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Investigate the factors that affect the rate of photosynthesis on a green plant.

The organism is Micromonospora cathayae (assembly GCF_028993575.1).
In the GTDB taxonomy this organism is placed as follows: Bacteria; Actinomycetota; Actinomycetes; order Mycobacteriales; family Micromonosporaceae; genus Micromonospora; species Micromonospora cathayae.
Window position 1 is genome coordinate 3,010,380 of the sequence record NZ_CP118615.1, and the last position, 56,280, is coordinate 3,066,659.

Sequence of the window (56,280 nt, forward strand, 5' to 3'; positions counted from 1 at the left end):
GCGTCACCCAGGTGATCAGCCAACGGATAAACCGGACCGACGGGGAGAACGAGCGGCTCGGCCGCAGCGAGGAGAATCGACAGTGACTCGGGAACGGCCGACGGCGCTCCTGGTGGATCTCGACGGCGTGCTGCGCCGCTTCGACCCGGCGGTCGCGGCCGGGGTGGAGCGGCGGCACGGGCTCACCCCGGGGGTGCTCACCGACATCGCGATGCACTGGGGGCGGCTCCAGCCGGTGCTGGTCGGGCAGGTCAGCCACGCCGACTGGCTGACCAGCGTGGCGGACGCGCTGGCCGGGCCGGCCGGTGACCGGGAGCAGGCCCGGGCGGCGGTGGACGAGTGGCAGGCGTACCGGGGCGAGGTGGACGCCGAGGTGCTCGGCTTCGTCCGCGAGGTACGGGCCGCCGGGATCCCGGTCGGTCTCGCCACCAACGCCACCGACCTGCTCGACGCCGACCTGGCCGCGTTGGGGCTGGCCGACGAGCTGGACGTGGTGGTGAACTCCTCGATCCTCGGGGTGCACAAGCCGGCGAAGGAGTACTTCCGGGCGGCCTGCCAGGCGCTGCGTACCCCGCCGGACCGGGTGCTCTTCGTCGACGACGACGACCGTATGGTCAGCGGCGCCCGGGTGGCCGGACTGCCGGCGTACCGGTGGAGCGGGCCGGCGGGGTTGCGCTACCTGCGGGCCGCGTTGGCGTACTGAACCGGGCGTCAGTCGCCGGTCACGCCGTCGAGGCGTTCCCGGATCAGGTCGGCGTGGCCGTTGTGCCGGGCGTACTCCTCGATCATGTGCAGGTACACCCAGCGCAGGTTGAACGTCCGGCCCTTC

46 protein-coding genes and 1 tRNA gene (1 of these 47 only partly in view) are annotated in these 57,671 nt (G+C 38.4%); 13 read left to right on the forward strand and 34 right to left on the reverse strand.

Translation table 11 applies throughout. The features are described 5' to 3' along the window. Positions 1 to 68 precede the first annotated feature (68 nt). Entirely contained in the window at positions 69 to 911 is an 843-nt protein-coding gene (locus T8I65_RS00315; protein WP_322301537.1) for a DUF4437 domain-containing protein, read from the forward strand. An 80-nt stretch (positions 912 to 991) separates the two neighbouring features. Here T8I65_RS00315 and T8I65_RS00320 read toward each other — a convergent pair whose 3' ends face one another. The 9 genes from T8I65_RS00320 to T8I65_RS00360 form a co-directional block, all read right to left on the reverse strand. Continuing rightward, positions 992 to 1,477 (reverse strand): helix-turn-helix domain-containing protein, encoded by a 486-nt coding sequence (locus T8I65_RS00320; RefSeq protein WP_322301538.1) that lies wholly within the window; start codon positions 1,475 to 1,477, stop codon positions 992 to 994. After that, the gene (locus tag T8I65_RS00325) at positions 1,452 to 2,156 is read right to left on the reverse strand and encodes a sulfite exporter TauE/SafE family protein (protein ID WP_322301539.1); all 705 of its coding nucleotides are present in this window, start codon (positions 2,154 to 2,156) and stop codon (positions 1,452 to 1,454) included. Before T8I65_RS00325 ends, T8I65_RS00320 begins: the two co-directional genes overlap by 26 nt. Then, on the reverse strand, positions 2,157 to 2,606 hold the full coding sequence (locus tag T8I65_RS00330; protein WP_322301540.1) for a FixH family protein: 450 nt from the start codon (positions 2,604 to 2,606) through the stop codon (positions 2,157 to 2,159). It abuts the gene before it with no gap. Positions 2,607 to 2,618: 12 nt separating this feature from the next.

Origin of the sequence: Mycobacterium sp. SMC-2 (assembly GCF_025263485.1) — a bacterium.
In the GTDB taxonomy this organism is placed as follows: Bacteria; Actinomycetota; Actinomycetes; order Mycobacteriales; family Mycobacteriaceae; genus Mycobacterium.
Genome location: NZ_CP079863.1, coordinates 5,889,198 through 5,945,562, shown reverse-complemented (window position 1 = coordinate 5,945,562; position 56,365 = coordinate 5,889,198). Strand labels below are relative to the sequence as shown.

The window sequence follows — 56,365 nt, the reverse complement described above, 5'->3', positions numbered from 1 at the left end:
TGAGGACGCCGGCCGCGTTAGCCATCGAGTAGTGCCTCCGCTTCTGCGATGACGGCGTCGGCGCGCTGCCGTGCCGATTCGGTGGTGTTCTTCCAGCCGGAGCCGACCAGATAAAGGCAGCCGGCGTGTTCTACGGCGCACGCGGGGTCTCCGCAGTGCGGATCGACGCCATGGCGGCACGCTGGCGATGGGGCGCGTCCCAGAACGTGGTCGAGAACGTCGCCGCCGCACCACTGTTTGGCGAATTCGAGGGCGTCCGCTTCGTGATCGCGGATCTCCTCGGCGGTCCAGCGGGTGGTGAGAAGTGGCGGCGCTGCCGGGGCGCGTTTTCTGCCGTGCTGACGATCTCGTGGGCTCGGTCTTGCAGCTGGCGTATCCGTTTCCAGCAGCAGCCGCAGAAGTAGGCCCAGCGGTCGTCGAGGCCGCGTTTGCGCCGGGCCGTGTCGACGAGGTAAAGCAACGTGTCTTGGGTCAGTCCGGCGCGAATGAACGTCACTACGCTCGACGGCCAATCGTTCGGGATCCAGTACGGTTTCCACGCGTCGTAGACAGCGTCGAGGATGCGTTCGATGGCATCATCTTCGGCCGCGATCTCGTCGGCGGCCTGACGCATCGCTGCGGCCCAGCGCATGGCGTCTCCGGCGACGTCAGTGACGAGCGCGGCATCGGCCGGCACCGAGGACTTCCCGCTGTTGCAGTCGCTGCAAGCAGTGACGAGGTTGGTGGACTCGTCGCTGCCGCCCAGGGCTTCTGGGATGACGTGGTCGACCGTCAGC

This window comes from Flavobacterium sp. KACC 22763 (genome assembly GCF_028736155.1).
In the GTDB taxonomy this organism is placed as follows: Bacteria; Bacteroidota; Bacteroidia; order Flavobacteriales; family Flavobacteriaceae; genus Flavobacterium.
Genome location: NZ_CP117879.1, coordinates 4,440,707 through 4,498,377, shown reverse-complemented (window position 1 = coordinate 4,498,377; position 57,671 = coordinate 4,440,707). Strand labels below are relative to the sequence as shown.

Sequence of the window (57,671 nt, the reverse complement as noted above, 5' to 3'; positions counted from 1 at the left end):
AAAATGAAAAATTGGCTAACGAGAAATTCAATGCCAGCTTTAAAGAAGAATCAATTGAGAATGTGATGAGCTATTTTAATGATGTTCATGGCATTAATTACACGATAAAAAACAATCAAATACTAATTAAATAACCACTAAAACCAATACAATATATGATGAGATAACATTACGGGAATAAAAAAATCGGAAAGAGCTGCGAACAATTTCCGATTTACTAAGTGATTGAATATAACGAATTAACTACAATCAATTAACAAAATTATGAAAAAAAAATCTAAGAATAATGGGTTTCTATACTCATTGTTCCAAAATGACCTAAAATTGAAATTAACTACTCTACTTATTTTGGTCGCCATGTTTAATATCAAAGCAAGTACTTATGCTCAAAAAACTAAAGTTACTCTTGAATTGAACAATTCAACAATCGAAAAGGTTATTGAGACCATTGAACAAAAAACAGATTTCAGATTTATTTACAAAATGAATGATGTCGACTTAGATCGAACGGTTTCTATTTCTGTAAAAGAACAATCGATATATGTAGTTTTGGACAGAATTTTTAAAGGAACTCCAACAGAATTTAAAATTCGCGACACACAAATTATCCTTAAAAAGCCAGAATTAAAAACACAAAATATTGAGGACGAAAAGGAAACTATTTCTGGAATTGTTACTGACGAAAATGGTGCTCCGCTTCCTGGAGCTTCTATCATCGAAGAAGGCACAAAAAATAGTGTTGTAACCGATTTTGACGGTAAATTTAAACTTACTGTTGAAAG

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Introduction For this piece of coursework I have been set a task to investigate the factors that affect the rate of photosynthesis on a green plant. I stress that it is a green plant because not all plants have the pigment chlorophyll, that's why not all plants are green. Photosynthesis is a chemical reaction occurring in the leaves of green plants. Using the energy from sunlight, it changes carbon dioxide and water into glucose and oxygen, where oxygen is the waste product. Glucose can be converted to sucrose and carried to other parts of the plant in phloem vessels. Glucose can also be converted into starch and stored. The starch can later be turned back into glucose and used in respiration. 6CO2 + 6H20 + Light energy==(chlorophyll)==> C6H12O6 + 6O2 For this experiment I will be using a Canadian pondweed called Elodea. Elodea will be good for this experiment because it has a tendency to release oxygen bubble from a cut end. Affecting factors As photosynthesis occurs there are many factors that can help and/or hinder the rate it occurs. The following factors can affect the rate of photosynthesis * Light intensity * Temperature * Carbon dioxide concentration * Water concentration * Chlorophyll concentration * Pollution * Mineral deficiency * Light colour/wavelength As light levels increase, photosynthesis increases until the light compensation point (LCP) occurs. The LCP is the light level where photosynthesis and respiration balance each other; where CO2 and O2 will move neither in nor out the leaf. Plants can survive at LCP only if stored reserves are available. With increasing light levels, photosynthesis increases and then levels off. This peak is called the light saturation point (LSP), after which there is no increase in photosynthesis with increasing light levels. Now another factor becomes the affecting factor. Energy bonds in CO2 and H20 are less than the bonds in O2 and C6H12O6 so extra energy needs to come from somewhere. ...read more.